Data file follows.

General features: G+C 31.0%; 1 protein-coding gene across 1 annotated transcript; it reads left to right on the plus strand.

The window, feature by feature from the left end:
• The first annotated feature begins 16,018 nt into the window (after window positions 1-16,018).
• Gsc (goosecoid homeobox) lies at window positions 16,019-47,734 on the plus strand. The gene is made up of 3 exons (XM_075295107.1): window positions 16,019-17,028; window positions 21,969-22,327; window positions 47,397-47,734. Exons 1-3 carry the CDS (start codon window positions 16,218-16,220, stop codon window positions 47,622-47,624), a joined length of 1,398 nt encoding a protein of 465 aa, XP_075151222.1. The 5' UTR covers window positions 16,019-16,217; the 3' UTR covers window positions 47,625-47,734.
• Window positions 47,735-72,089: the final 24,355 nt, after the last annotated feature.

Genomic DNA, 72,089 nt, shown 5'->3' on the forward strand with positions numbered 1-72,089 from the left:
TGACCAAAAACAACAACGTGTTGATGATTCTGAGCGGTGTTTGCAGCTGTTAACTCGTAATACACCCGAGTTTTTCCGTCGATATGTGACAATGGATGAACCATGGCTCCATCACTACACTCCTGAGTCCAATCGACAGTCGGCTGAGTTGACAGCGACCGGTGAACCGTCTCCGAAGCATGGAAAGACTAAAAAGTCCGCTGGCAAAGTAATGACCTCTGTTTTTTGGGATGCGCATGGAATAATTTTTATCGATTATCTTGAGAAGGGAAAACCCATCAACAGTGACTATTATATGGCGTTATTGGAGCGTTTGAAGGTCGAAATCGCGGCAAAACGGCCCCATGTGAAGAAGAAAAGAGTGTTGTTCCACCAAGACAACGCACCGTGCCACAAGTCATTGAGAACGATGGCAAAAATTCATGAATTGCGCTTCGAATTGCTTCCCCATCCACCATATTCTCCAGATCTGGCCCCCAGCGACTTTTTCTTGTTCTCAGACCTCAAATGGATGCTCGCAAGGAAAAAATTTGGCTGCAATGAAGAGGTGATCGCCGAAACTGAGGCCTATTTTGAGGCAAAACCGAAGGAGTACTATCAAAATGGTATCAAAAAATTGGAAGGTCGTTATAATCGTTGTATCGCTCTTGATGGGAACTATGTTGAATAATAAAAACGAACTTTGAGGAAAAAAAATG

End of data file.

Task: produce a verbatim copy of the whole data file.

General features: G+C 31.0%; 1 protein-coding gene across 1 annotated transcript; it reads left to right on the plus strand.

The window, feature by feature from the left end:
• The first annotated feature begins 16,018 nt into the window (after window positions 1-16,018).
• Gsc (goosecoid homeobox) lies at window positions 16,019-47,734 on the plus strand. The gene is made up of 3 exons (XM_075295107.1): window positions 16,019-17,028; window positions 21,969-22,327; window positions 47,397-47,734. Exons 1-3 carry the CDS (start codon window positions 16,218-16,220, stop codon window positions 47,622-47,624), a joined length of 1,398 nt encoding a protein of 465 aa, XP_075151222.1. The 5' UTR covers window positions 16,019-16,217; the 3' UTR covers window positions 47,625-47,734.
• Window positions 47,735-72,089: the final 24,355 nt, after the last annotated feature.

Genomic DNA, 72,089 nt, shown 5'->3' on the forward strand with positions numbered 1-72,089 from the left:
TGACCAAAAACAACAACGTGTTGATGATTCTGAGCGGTGTTTGCAGCTGTTAACTCGTAATACACCCGAGTTTTTCCGTCGATATGTGACAATGGATGAACCATGGCTCCATCACTACACTCCTGAGTCCAATCGACAGTCGGCTGAGTTGACAGCGACCGGTGAACCGTCTCCGAAGCATGGAAAGACTAAAAAGTCCGCTGGCAAAGTAATGACCTCTGTTTTTTGGGATGCGCATGGAATAATTTTTATCGATTATCTTGAGAAGGGAAAACCCATCAACAGTGACTATTATATGGCGTTATTGGAGCGTTTGAAGGTCGAAATCGCGGCAAAACGGCCCCATGTGAAGAAGAAAAGAGTGTTGTTCCACCAAGACAACGCACCGTGCCACAAGTCATTGAGAACGATGGCAAAAATTCATGAATTGCGCTTCGAATTGCTTCCCCATCCACCATATTCTCCAGATCTGGCCCCCAGCGACTTTTTCTTGTTCTCAGACCTCAAATGGATGCTCGCAAGGAAAAAATTTGGCTGCAATGAAGAGGTGATCGCCGAAACTGAGGCCTATTTTGAGGCAAAACCGAAGGAGTACTATCAAAATGGTATCAAAAAATTGGAAGGTCGTTATAATCGTTGTATCGCTCTTGATGGGAACTATGTTGAATAATAAAAACGAACTTTGAGGAAAAAAAATG